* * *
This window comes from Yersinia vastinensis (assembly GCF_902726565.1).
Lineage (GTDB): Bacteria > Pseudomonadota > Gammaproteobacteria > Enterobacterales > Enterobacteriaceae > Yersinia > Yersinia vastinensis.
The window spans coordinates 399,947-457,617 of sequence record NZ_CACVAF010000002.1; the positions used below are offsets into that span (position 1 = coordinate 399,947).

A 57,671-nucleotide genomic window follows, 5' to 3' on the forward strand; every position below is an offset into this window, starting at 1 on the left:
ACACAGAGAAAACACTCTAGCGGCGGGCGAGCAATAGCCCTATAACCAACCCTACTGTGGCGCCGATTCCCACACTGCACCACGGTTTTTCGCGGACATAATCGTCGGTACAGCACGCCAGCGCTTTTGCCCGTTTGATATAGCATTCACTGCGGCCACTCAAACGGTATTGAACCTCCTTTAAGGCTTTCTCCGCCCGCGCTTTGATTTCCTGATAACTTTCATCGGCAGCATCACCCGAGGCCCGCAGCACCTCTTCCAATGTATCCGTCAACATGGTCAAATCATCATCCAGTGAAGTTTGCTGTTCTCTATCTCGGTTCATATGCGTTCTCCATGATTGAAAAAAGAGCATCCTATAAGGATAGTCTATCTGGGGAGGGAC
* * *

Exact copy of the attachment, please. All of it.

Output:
This window comes from Yersinia vastinensis (assembly GCF_902726565.1).
Lineage (GTDB): Bacteria > Pseudomonadota > Gammaproteobacteria > Enterobacterales > Enterobacteriaceae > Yersinia > Yersinia vastinensis.
The window spans coordinates 399,947-457,617 of sequence record NZ_CACVAF010000002.1; the positions used below are offsets into that span (position 1 = coordinate 399,947).

A 57,671-nucleotide genomic window follows, 5' to 3' on the forward strand; every position below is an offset into this window, starting at 1 on the left:
ACACAGAGAAAACACTCTAGCGGCGGGCGAGCAATAGCCCTATAACCAACCCTACTGTGGCGCCGATTCCCACACTGCACCACGGTTTTTCGCGGACATAATCGTCGGTACAGCACGCCAGCGCTTTTGCCCGTTTGATATAGCATTCACTGCGGCCACTCAAACGGTATTGAACCTCCTTTAAGGCTTTCTCCGCCCGCGCTTTGATTTCCTGATAACTTTCATCGGCAGCATCACCCGAGGCCCGCAGCACCTCTTCCAATGTATCCGTCAACATGGTCAAATCATCATCCAGTGAAGTTTGCTGTTCTCTATCTCGGTTCATATGCGTTCTCCATGATTGAAAAAAGAGCATCCTATAAGGATAGTCTATCTGGGGAGGGAC